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Stage: Ghost of Casement still beats at the door


True revolutionary: Roger Casement is being waked in a Kilkenny nightclub next week

True revolutionary: Roger Casement is being waked in a Kilkenny nightclub next week

True revolutionary: Roger Casement is being waked in a Kilkenny nightclub next week

Here's another solemn reminder in a year of commemorations: this Wednesday, 100 years ago, Roger Casement was hanged. A group of artists are staging A Wake for Roger Casement in a nightclub as part of Kilkenny Arts Festival. Kooky as the event may sound, it's easy to see Casement as an icon fit for a nightclub.

Of all the 1916 deaths, Casement's feels particularly unfair today. Casement had tried to stop the Rising. But the judge convicted him of treason anyway. When he appealed his sentence of death, they built a flimsy case against him, using certain 'black diaries' to besmirch his name and destroy him.

The 'black diaries' were the leaked private books in which Casement recorded his sexual encounters with men. Some said they were fabricated by political enemies. Most agree on the proof that they were real.

Whether they were Casement's fantasies is a different question. Whether they are really "black" and degenerate - some of the men were actually adolescents - is a can of worms. Whichever way, it wasn't Casement's part in the Rising that got him hanged, it was that he was gay.

Which is a great shame. Of all the martyrs, Casement was a superhero. Never mind the submarine he set off in for the coast of Kerry, arriving shivering wet and malarial on Banna Strand in April 1916 before his untimely capture. He was a human-rights activist before human rights existed - as a British consul, he exposed the slavery, murder and abuse of indigenous people in the Congo and Amazon.

Roger Casement lived his life an outsider, made up of contradictions. English and Irish, Protestant and Catholic, knight and nationalist, humanitarian and poet. And a closet homosexual. Artists will always be intoxicated with curiosity for such a fascinating person.

In 1916, WB Yeats and George Bernard Shaw were among the men of letters who wrote pleas for his clemency. The appeal failed: handsome Casement, aged 51, was noosed and hanged.

Another stab to the heart: he was buried in an unmarked grave inside Pentonville prison, his naked body thrown in quicklime.

Yeats wrote a poem that would give you the cold sweats, with the line, "The ghost of Roger Casement/ Is beating at the door." It wasn't until 1965 that the martyr's bones were brought back and buried in Glasnevin.

And so to Kilkenny, where that ghost is still beating at the door. A Wake for Roger Casement is part of this year's Arts Council-funded 'Casement Project' packed with Casementite events - a dance piece, Butterflies and Bones, is still to open in Ireland. At this wake/club night, dance artist Fearghus Ó Conchúir and drag queen Mangina Jones (aka Cian O'Brien, director the Project Arts Centre) are giving Casement the burial rites they feel he deserves, as a martyr not just for Irish freedom but for gay people. "I see him as a hero," says O'Brien.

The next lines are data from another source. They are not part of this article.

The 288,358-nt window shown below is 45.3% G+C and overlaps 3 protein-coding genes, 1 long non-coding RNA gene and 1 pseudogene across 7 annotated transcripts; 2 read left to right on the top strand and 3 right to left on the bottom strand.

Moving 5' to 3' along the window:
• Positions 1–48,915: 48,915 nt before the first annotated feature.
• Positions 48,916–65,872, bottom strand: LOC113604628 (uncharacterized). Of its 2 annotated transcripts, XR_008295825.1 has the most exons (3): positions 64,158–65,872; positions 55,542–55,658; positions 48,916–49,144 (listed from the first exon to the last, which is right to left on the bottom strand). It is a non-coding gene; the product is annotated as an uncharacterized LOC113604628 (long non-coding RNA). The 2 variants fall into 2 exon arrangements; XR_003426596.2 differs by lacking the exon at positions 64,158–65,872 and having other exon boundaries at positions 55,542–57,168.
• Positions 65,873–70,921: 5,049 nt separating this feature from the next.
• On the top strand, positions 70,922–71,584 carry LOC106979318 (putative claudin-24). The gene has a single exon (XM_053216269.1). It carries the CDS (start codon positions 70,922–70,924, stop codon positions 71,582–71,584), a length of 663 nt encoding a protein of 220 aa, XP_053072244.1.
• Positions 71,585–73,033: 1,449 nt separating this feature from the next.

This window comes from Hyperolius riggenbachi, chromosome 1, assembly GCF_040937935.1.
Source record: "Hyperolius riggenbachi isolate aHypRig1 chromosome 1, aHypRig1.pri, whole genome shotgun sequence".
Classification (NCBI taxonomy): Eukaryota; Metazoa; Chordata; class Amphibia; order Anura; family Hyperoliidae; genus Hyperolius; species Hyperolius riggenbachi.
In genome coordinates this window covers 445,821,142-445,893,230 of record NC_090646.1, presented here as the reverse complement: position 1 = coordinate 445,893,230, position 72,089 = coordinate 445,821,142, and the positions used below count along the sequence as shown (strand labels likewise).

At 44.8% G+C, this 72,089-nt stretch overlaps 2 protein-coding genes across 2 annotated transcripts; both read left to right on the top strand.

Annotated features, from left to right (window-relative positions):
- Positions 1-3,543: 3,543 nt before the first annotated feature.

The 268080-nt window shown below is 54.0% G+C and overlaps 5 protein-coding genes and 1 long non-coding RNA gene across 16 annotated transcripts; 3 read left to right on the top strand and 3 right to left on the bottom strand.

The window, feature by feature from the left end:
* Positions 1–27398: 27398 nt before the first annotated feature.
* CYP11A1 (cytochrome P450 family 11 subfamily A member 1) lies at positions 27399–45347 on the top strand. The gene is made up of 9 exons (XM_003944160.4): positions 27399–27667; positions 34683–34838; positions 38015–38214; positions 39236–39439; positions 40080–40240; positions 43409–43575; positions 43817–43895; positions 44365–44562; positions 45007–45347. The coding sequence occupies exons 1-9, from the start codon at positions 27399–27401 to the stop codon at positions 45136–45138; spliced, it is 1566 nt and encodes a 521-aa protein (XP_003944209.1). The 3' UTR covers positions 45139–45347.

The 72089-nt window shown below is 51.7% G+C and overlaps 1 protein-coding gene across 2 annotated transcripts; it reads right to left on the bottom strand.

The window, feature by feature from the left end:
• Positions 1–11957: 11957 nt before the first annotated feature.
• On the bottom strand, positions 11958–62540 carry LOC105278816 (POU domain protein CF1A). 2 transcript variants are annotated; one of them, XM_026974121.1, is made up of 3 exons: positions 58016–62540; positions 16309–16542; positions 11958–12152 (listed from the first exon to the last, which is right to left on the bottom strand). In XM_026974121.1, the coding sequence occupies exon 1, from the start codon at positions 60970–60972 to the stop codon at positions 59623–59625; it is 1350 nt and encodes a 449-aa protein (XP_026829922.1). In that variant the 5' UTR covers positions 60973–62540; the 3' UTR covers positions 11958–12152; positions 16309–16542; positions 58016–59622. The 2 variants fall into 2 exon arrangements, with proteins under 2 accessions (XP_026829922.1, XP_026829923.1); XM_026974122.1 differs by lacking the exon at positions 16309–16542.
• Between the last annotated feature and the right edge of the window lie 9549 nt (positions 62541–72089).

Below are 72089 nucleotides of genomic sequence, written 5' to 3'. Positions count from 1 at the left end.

There will be a eulogy written by journalist Una Mullally, while actress Olwen Fouéré will read from the aforementioned 'black diaries'.

The sought-after Fouéré, of the long pearly white hair and magisterial voice, jumped at doing this project even though she had no time. (She was about to play 'death' in Death at Intervals in Galway when we met). She believes Casement is a "true revolutionary", because his revolution began "within the person".

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Fouéré has something of the revolutionary in her, too. Her father, Yann Fouéré, was a Breton activist who came to Ireland in the 1950s escaping a prison sentence, though his work had been peaceful. "He was on the run, just like Casement, for treason," says Fouéré.

As an artist, she says: "I can never accept the formulaic world-view. The various systems we live within. I have a natural tendency to dismantle anything that becomes a system to which you must conform.

''Whether it has to do with growing up a foreigner in Ireland, I don't know. I spent a lot of time trying to become assimilated."

The Fouéré family lived by the sea in Connemara, where Yann Fouéré assumed a false name and farmed lobster. They spoke French and drank cider. "In the fifties, there were really no foreigners in Ireland. You become very aware of not being of Irish descent. And you realise the fact that you don't fit in is a gift of sorts.

"I think that displacement or cultural alienation of any kind works two ways, it makes or breaks you. What it usually makes is a mind that has had to really negotiate a very" - she pauses - "true path."

Upon channelling Roger Casement, Fouéré says she believes "true art" is not about self expression. "True art" is "something that you happen to be in the space to see. It's giving space to that 'other' thing, the elephant in the room, or the ghosts in the room."

Casement's ghost might never find rest but at least he gets a fabulous wake.

A Wake for Roger Casement, Set Theatre, Kilkenny, Friday, August 5 at 11.30pm. Kilkenny Arts Festival. kilkennyarts.ie


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